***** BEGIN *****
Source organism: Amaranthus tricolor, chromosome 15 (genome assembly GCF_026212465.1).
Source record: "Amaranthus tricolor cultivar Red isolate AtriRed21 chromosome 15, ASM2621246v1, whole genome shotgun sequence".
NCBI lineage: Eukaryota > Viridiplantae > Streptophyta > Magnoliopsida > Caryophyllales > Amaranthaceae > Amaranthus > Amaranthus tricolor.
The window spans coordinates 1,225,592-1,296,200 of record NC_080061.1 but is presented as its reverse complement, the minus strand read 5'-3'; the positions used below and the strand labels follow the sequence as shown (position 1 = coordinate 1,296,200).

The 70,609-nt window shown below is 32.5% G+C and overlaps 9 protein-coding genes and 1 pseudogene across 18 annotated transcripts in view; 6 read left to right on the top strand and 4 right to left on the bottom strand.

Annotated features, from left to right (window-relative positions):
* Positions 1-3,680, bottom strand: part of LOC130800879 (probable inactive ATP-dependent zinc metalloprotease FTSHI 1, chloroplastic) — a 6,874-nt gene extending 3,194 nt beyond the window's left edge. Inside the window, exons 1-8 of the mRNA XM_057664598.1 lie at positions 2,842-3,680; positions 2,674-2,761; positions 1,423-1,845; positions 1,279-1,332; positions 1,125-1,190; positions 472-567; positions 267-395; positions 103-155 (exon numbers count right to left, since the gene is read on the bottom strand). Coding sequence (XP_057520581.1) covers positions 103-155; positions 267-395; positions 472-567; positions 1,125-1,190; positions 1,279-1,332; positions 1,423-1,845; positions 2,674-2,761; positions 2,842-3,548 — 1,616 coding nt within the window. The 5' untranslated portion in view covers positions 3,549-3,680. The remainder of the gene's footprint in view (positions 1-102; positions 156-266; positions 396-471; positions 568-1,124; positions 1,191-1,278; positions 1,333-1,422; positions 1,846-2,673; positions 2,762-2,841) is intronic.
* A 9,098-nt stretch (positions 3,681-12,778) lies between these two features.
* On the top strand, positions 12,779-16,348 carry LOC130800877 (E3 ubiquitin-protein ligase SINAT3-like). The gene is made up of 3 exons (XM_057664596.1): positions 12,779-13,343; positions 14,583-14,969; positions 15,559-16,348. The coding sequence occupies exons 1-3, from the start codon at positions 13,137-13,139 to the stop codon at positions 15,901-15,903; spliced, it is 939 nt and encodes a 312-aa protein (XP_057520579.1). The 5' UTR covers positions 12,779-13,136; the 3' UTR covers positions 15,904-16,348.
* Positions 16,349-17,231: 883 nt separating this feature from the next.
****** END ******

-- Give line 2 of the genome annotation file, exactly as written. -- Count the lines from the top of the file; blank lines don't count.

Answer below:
Source record: "Amaranthus tricolor cultivar Red isolate AtriRed21 chromosome 15, ASM2621246v1, whole genome shotgun sequence".